I recall moments when it felt like I’d entered some sort of personal utopia. It was possible for anyone to ask “What are you?” with no sensation of threat or disdain or invasiveness of any kind. And everyone received the mouthful of an answer I had to give: “Oh, me? Well, I’m North American but raised in the distinctly non-anglo city of New Orleans, plus I’m Japanese on one side and German on the other side, though part of that stems from the Catholic minority and the other part ostensibly from an even smaller minority of Jews who’d converted to Lutheranism out of fear of anti-Semitism…so, um, that’s me, in a (mammoth) nutshell…”

Above and beyond the kind of positive reception my complex identity received, I quickly observed that, in the capital city of Buenos Aires at least, there was a remarkable ease with which people took their own heterogeneous identities. Indeed, everyone was comfortably (even eagerly) more than one ethnicity: Polish-Galician-Argentine, Basque-French-Indigenous-Argentine, Indigenous-Spanish-Argentine, Japanese-Argentine, Syrian-Argentine, Armenian-Argentine…Argentines, especially those from the large port that is the country’s capital, snickered with good cheer about being descended from no specific gene pool but rather from boats—a joke that clearly reflects the influence of great global migrations on their population’s ethno-cultural makeup. Even elected functionaries openly and willfully identified with both European and non-European roots. (That said, I did note more discrimination against the indigenous peoples, more so than against religious minorities, for example. Likewise, I observed more of a bias against those from neighboring Latin American countries, such as Bolivia and Paraguay, than against foreigners hailing from even distant and unfamiliar places like Nigeria or Ukraine or Malaysia.)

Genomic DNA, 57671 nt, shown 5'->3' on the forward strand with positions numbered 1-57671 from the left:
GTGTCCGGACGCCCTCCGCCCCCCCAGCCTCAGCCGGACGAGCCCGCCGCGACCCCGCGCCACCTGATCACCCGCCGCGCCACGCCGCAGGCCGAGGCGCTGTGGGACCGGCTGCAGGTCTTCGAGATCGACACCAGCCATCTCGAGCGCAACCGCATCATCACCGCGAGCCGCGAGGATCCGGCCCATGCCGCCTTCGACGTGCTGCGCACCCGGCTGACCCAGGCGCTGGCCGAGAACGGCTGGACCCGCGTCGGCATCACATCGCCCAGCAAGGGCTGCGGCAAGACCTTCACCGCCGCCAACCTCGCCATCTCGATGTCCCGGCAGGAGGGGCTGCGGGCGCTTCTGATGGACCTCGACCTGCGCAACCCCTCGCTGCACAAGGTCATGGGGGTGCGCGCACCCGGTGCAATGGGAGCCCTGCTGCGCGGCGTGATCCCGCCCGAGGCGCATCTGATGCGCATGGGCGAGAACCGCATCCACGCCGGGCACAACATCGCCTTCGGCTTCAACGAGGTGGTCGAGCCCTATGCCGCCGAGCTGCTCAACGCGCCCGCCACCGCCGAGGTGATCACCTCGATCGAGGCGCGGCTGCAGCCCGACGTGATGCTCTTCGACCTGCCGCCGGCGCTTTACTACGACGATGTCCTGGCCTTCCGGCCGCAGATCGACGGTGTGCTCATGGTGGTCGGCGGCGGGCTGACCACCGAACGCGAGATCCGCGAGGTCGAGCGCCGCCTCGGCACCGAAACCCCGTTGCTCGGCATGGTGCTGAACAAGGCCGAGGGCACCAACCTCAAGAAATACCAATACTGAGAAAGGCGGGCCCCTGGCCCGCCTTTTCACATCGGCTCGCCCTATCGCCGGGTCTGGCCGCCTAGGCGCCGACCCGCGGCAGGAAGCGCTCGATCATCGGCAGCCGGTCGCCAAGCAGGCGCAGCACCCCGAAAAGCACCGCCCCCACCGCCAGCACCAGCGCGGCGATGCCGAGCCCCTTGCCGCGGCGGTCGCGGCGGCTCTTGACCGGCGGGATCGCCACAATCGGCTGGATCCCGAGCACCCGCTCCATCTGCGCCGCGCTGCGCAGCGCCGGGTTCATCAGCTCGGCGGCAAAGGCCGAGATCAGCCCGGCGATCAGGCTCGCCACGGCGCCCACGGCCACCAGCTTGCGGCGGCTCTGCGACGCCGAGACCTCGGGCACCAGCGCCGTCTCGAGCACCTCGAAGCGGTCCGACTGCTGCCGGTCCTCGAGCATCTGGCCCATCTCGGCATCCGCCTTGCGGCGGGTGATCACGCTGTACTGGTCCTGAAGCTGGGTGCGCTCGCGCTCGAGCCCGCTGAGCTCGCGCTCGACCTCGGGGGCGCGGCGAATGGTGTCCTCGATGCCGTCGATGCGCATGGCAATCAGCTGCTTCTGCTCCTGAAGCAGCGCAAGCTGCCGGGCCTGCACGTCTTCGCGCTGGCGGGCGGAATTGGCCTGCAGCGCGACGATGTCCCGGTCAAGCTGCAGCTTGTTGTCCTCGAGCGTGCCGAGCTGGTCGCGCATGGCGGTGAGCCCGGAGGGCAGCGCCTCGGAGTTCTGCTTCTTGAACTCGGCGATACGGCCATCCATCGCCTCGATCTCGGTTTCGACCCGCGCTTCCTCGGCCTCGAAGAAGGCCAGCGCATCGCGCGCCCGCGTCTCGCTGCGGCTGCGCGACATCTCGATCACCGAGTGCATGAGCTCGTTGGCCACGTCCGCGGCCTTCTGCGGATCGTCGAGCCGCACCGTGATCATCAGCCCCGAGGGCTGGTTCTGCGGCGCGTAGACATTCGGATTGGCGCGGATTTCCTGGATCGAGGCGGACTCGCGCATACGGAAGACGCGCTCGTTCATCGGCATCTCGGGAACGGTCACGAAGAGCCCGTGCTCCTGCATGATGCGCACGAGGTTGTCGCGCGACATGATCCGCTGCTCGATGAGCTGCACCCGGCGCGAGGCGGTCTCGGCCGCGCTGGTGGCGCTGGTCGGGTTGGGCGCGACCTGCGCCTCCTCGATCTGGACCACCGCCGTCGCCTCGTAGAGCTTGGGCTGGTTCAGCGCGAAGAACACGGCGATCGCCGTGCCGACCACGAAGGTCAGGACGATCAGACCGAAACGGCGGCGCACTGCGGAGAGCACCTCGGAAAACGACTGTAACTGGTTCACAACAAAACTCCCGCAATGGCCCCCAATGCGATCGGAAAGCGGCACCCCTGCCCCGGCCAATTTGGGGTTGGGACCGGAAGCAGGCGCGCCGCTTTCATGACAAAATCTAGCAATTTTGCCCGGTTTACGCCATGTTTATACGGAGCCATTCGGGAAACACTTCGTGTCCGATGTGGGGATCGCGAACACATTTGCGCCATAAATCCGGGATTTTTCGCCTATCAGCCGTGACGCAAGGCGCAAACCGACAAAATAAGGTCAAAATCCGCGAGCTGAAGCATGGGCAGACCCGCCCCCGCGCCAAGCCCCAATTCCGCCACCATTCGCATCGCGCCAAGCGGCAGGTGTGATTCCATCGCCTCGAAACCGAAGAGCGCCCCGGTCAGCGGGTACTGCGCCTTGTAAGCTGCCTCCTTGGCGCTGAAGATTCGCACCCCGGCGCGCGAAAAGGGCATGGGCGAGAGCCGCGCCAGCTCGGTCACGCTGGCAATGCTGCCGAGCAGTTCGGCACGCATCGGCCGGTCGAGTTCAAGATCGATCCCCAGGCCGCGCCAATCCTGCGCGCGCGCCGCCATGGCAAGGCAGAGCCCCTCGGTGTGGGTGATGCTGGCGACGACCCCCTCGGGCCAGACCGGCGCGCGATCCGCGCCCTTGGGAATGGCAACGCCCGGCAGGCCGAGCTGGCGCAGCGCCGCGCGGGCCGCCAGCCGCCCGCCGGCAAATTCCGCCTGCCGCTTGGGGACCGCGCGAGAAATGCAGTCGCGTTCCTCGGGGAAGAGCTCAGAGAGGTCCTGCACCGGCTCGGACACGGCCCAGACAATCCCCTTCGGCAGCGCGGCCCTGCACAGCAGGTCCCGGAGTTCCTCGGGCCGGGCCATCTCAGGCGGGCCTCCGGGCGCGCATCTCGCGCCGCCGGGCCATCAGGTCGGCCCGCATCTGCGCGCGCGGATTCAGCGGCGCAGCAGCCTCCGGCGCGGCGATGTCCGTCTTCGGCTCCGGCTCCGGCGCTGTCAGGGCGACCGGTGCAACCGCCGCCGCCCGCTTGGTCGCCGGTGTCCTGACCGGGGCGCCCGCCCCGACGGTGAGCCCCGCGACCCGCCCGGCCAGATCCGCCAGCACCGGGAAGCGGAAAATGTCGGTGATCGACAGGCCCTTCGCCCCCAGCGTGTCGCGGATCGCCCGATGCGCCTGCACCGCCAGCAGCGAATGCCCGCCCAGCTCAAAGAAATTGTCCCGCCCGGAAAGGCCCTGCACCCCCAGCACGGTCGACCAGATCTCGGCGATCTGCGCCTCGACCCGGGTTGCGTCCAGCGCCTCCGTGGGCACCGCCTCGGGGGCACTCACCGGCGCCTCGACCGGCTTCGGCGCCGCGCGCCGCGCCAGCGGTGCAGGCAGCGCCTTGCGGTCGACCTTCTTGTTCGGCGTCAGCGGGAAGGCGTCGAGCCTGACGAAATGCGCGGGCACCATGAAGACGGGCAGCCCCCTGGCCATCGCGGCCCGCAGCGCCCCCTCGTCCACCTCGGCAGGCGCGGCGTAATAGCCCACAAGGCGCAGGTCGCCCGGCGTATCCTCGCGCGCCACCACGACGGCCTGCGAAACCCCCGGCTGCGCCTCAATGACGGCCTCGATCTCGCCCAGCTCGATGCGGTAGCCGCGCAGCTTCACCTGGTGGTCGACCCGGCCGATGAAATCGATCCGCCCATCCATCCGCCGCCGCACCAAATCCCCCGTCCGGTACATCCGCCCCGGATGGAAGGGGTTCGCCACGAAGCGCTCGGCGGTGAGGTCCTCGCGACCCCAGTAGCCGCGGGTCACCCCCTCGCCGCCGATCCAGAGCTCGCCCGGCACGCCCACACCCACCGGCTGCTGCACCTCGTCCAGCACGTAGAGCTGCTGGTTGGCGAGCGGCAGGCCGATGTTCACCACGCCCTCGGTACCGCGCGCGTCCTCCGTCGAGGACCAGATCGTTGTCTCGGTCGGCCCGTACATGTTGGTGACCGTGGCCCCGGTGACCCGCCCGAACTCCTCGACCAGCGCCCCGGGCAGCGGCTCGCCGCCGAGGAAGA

Overall, though, I was so positively struck by this unexpected expressiveness about ethnic heterogeneity that I sought to explore it more deeply, which I did both in my dissertation and in my fiction writing. In my first novel I purposefully constructed the principal characters with layered cultural backgrounds, in part to experiment with the resonances this might generate over the course of the narrative’s arc: they were born of “new world” countries but also marked by the codes inherent to Irish emigrants, French wanderers, or an accidentally displaced Japanese…And of course there was the tension surrounding what the term “American” could/should encompass as characters’ identities split (but never disintegrated) along a North-South divide.

When that book came out in Argentina, critics wrote readily about its treatment of multi-cultural identity as a central aspect, on both aesthetic and thematic levels. The focus was different in Spain, where the novel was released some six months later. There most seemed intrigued by the representation of mixed marriage in several characters’ lives. In an interview for a prominent Spanish newspaper, the journalist—whose sincere smile clearly showed she meant the question in a most positive way—wondered if I’d felt so free writing about interracial couples because I myself am the product of one. I was a bit puzzled, but chose to answer affirmatively, whereupon she congratulated me on my positive attitude and asked me—with all due respect and purely out of curiosity, she said—what it felt like to have an identity that was so “marvelously full of holes”?